Michael Howard went out of his way to engage his students’ minds and add value to their studies. In addition to convening seminars for the examined paper he organised a supporting series of guest lectures; the highlight, for an impressionable undergraduate, being the vivid recounting by a Field Marshal now in his late 80s of his experiences as a young lieutenant at the Dardanelles. This class and its inspirational teacher directed me onto the scholarly path I subsequently followed; and, more practically, Sir Michael supported my application for doctoral studies at Oxford. Although his class did demonstrate to me that British strategy became all about the western front, on which my own scholarship has focused, and that the Dardanelles was but a ‘sideshow,’ the last manifestation of the imperial and maritime British strategic paradigm that fell away during the twentieth century, as ably explained in his published Ford Lectures, The Continental Commitment: The Dilemma of British Defence Policy in the Era of the Two World Wars (Temple Smith, 1971). My first book, Anglo-French Relations and Strategy on the Western Front: Independence or Alliance, 1914–1918 (Palgrave Macmillan, 1996), based on my doctorate, explained how that dilemma played out in the strategic conduct of the British army’s principal campaign of the war.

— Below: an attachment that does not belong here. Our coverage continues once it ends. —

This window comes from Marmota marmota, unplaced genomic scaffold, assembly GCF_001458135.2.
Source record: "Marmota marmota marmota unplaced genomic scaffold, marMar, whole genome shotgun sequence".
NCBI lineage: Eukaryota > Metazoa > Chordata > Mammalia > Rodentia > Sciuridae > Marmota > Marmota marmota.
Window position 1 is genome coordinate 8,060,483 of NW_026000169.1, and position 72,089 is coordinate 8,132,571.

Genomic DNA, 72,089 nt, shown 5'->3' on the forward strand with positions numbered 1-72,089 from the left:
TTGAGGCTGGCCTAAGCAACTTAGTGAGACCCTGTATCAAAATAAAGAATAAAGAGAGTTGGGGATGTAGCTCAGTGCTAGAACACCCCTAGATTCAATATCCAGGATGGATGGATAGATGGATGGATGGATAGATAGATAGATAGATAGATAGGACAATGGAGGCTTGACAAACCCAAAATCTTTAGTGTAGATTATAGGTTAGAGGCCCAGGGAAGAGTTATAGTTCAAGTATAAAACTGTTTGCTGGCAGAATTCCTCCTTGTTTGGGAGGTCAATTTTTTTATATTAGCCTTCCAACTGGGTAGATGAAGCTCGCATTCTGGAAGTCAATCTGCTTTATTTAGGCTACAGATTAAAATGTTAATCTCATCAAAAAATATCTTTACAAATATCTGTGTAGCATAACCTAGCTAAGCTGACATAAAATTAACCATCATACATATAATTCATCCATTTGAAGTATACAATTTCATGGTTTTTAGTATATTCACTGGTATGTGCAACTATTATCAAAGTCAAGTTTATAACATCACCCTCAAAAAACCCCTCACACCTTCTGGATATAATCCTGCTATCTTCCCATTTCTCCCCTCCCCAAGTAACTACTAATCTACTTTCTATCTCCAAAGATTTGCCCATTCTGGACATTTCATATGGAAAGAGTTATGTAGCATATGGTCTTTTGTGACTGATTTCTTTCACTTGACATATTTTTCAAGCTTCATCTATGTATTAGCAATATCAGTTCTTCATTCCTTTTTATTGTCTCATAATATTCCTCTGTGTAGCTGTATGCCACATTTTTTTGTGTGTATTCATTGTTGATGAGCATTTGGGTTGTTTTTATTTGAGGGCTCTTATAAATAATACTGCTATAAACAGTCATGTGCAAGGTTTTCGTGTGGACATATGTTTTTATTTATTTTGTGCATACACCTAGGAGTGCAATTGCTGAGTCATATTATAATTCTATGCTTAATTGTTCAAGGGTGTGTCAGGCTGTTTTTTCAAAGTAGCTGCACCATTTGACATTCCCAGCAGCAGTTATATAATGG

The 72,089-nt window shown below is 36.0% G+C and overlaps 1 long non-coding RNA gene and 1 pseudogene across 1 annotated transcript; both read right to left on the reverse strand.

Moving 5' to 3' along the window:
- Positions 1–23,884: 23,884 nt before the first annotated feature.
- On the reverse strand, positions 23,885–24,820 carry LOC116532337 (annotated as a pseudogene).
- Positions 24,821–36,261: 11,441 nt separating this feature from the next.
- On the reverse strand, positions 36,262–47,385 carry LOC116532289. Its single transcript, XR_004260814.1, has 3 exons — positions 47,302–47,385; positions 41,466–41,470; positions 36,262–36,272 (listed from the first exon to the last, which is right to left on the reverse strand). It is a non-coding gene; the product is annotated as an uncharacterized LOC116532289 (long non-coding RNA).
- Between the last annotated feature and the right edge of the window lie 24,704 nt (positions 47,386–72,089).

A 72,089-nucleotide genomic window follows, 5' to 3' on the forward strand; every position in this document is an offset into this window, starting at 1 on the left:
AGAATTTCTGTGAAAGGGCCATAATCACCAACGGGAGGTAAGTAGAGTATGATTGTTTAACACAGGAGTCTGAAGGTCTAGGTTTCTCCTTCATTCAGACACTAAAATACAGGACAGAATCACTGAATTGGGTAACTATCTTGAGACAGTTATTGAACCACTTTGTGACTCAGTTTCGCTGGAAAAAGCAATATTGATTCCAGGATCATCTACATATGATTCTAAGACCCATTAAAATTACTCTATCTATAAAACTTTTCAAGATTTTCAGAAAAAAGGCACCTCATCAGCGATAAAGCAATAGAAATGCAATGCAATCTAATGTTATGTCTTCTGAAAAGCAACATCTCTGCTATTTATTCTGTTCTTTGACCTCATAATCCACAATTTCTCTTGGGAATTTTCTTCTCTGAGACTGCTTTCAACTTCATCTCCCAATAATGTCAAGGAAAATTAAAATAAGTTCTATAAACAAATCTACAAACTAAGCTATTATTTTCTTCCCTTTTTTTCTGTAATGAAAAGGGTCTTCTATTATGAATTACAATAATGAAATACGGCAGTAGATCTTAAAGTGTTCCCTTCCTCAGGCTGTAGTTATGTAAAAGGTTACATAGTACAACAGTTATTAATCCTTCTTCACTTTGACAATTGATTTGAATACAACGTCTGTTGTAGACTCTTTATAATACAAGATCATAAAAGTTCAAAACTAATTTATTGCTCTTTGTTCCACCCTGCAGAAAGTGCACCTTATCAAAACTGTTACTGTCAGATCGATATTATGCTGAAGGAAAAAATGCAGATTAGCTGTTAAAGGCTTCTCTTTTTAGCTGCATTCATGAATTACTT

I was unlucky not to have Michael Howard as my doctoral supervisor, although as retirement and the US beckoned he was no longer taking on research students. Nonetheless, he took and took a kind interest in the development of my career thereafter, we met intermittently, and we had opportunities to work together, especially after I joined the department which he founded. Over the years my scholarly interests diversified from British to French strategy and from the high command to the battlefield. When I published my study of the 1916 Somme offensive, Bloody Victory: The Sacrifice on the Somme (Little Brown, 2009), its approach owed much to Michael Howard’s philosophy of viewing military events in the round, explaining the political and social context and consequences of battle as well as the fighting. Michael reviewed the book kindly in the Times Literary Supplement, but also took the time and trouble to write to me personally. I cherish his sentiments that it was ‘exactly the kind of book I would have liked to write myself…I feel vicariously proud of you’.
Above all, Michael Howard was able to put the first world war in context, explaining it a just one war along a continuum from the dawn of the industrial era: a manifestation of mechanical war’s grisly reality (which Howard himself had experienced), a challenge and trauma to societies, but by no means an exception. Such an understanding has informed my own scholarship and teaching, so much so that my class handout starts with the quotation: ‘That the Great War’s course should have been so terrible, and its consequences so catastrophic, was the result not so much of its global scale as of a combination of military technology and the culture of the peoples who fought it.’ A huge piece of history captured in the precise, balanced language of a master historian.
The views expressed in this memoriam are those of the contributors and do not necessarily reflect those of the U.S. Army War College, U.S. Army, or Department of Defense.
Photo Description: Sir Michael Howard surrounded by some of his most well known works.
Photo Credit: Library of Congress (Center photo)